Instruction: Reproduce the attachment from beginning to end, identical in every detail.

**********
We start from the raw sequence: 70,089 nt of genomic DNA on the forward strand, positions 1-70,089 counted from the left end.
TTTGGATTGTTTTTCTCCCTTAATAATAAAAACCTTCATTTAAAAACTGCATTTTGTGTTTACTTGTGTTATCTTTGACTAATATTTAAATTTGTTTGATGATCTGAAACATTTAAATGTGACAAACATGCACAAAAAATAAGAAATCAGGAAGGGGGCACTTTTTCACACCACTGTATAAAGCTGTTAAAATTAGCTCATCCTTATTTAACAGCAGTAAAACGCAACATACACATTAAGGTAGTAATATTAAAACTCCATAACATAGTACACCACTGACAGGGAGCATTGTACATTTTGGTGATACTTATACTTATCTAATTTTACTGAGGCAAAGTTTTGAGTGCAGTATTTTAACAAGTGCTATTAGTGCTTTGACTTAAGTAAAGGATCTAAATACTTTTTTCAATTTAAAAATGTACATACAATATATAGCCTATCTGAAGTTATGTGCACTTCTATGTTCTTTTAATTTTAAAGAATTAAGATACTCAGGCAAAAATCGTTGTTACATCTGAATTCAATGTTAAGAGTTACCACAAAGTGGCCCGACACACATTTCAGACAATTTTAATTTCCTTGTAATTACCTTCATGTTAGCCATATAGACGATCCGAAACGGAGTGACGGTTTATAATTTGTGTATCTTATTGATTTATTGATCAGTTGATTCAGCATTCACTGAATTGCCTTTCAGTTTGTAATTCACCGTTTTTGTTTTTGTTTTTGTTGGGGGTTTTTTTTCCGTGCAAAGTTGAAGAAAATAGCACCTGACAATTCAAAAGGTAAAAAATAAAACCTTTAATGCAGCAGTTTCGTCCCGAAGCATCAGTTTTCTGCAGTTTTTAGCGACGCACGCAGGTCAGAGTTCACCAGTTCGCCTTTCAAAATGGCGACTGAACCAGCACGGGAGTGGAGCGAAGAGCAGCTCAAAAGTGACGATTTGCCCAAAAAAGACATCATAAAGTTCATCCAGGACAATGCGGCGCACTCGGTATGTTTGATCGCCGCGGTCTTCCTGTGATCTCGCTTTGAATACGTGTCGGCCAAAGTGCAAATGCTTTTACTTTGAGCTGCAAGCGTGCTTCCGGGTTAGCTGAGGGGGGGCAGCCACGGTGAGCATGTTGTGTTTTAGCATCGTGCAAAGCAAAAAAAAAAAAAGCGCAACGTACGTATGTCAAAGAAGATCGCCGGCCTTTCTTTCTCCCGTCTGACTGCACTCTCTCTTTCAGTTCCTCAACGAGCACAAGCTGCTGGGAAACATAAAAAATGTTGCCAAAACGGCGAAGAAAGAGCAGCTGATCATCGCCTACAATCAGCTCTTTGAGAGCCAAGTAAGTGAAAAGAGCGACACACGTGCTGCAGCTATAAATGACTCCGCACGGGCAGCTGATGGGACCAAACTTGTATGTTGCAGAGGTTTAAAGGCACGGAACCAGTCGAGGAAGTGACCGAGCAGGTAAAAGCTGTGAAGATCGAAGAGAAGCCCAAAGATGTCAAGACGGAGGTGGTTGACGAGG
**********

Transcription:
We start from the raw sequence: 70,089 nt of genomic DNA on the forward strand, positions 1-70,089 counted from the left end.
TTTGGATTGTTTTTCTCCCTTAATAATAAAAACCTTCATTTAAAAACTGCATTTTGTGTTTACTTGTGTTATCTTTGACTAATATTTAAATTTGTTTGATGATCTGAAACATTTAAATGTGACAAACATGCACAAAAAATAAGAAATCAGGAAGGGGGCACTTTTTCACACCACTGTATAAAGCTGTTAAAATTAGCTCATCCTTATTTAACAGCAGTAAAACGCAACATACACATTAAGGTAGTAATATTAAAACTCCATAACATAGTACACCACTGACAGGGAGCATTGTACATTTTGGTGATACTTATACTTATCTAATTTTACTGAGGCAAAGTTTTGAGTGCAGTATTTTAACAAGTGCTATTAGTGCTTTGACTTAAGTAAAGGATCTAAATACTTTTTTCAATTTAAAAATGTACATACAATATATAGCCTATCTGAAGTTATGTGCACTTCTATGTTCTTTTAATTTTAAAGAATTAAGATACTCAGGCAAAAATCGTTGTTACATCTGAATTCAATGTTAAGAGTTACCACAAAGTGGCCCGACACACATTTCAGACAATTTTAATTTCCTTGTAATTACCTTCATGTTAGCCATATAGACGATCCGAAACGGAGTGACGGTTTATAATTTGTGTATCTTATTGATTTATTGATCAGTTGATTCAGCATTCACTGAATTGCCTTTCAGTTTGTAATTCACCGTTTTTGTTTTTGTTTTTGTTGGGGGTTTTTTTTCCGTGCAAAGTTGAAGAAAATAGCACCTGACAATTCAAAAGGTAAAAAATAAAACCTTTAATGCAGCAGTTTCGTCCCGAAGCATCAGTTTTCTGCAGTTTTTAGCGACGCACGCAGGTCAGAGTTCACCAGTTCGCCTTTCAAAATGGCGACTGAACCAGCACGGGAGTGGAGCGAAGAGCAGCTCAAAAGTGACGATTTGCCCAAAAAAGACATCATAAAGTTCATCCAGGACAATGCGGCGCACTCGGTATGTTTGATCGCCGCGGTCTTCCTGTGATCTCGCTTTGAATACGTGTCGGCCAAAGTGCAAATGCTTTTACTTTGAGCTGCAAGCGTGCTTCCGGGTTAGCTGAGGGGGGGCAGCCACGGTGAGCATGTTGTGTTTTAGCATCGTGCAAAGCAAAAAAAAAAAAAGCGCAACGTACGTATGTCAAAGAAGATCGCCGGCCTTTCTTTCTCCCGTCTGACTGCACTCTCTCTTTCAGTTCCTCAACGAGCACAAGCTGCTGGGAAACATAAAAAATGTTGCCAAAACGGCGAAGAAAGAGCAGCTGATCATCGCCTACAATCAGCTCTTTGAGAGCCAAGTAAGTGAAAAGAGCGACACACGTGCTGCAGCTATAAATGACTCCGCACGGGCAGCTGATGGGACCAAACTTGTATGTTGCAGAGGTTTAAAGGCACGGAACCAGTCGAGGAAGTGACCGAGCAGGTAAAAGCTGTGAAGATCGAAGAGAAGCCCAAAGATGTCAAGACGGAGGTGGTTGACGAGG